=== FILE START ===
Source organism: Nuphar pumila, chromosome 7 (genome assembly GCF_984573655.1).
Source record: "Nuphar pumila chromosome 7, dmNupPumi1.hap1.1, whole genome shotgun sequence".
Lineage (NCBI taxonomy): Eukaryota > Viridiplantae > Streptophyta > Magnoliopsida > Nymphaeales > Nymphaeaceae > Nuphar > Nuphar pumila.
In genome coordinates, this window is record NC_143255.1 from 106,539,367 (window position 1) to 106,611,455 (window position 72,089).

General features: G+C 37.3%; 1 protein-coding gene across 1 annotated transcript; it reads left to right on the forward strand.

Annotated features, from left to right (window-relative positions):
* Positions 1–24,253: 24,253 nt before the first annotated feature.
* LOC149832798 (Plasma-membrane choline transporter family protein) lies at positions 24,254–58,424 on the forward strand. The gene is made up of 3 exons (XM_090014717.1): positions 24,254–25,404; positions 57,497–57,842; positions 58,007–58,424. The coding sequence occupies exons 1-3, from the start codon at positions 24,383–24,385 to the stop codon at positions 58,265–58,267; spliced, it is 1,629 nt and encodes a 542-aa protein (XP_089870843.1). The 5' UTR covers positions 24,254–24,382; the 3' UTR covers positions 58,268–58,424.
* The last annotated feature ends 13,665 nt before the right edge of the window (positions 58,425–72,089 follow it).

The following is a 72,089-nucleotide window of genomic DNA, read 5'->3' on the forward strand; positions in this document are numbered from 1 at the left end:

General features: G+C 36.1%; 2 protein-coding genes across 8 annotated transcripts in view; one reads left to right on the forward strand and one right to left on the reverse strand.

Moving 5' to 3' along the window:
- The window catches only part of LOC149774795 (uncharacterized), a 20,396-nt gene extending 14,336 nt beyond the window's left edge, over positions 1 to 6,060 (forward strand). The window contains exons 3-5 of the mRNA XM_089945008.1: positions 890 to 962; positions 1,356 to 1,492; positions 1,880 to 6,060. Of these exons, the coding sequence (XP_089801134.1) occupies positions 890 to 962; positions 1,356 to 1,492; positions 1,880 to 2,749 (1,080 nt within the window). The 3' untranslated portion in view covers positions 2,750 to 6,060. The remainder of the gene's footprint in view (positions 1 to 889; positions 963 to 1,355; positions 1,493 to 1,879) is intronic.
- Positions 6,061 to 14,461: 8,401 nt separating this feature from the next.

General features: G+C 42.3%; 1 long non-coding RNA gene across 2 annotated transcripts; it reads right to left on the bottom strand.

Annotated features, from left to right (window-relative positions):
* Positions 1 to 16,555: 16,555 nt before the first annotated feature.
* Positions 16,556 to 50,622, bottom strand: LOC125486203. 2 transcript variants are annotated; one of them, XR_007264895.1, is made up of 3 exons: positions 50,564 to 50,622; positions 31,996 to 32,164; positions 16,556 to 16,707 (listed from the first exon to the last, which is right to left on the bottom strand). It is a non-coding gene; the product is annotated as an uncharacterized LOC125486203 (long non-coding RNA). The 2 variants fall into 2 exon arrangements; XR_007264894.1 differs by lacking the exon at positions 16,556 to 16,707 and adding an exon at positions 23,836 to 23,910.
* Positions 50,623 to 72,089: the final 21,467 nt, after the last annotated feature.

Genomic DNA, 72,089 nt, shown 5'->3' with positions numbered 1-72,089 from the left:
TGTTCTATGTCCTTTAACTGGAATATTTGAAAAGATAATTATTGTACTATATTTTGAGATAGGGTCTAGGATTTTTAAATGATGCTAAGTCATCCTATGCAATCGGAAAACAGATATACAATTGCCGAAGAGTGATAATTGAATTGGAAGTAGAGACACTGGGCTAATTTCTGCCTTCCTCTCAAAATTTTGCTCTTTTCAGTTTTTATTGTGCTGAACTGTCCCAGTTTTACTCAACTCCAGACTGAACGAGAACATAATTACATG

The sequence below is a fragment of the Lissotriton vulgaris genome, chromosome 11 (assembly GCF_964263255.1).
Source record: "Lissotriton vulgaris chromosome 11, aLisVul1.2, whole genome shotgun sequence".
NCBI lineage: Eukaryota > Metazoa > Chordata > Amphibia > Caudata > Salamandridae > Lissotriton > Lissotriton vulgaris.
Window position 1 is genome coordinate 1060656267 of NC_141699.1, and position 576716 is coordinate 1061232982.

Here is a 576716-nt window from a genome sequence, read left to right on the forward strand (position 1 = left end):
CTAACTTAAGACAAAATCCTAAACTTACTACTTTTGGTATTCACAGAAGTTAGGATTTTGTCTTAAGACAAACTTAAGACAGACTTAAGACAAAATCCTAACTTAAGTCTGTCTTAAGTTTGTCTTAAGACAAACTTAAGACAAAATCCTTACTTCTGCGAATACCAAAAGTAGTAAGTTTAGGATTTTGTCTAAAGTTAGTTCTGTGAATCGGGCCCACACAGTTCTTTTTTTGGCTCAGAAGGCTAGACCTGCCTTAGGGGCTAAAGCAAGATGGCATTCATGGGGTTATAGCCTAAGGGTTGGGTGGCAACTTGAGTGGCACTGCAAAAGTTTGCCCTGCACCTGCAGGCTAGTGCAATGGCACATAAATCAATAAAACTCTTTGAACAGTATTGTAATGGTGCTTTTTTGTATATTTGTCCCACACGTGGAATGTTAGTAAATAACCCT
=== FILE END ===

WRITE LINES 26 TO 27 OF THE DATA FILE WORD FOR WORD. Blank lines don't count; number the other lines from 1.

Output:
Here is a 576716-nt window from a genome sequence, read left to right on the forward strand (position 1 = left end):
CTAACTTAAGACAAAATCCTAAACTTACTACTTTTGGTATTCACAGAAGTTAGGATTTTGTCTTAAGACAAACTTAAGACAGACTTAAGACAAAATCCTAACTTAAGTCTGTCTTAAGTTTGTCTTAAGACAAACTTAAGACAAAATCCTTACTTCTGCGAATACCAAAAGTAGTAAGTTTAGGATTTTGTCTAAAGTTAGTTCTGTGAATCGGGCCCACACAGTTCTTTTTTTGGCTCAGAAGGCTAGACCTGCCTTAGGGGCTAAAGCAAGATGGCATTCATGGGGTTATAGCCTAAGGGTTGGGTGGCAACTTGAGTGGCACTGCAAAAGTTTGCCCTGCACCTGCAGGCTAGTGCAATGGCACATAAATCAATAAAACTCTTTGAACAGTATTGTAATGGTGCTTTTTTGTATATTTGTCCCACACGTGGAATGTTAGTAAATAACCCT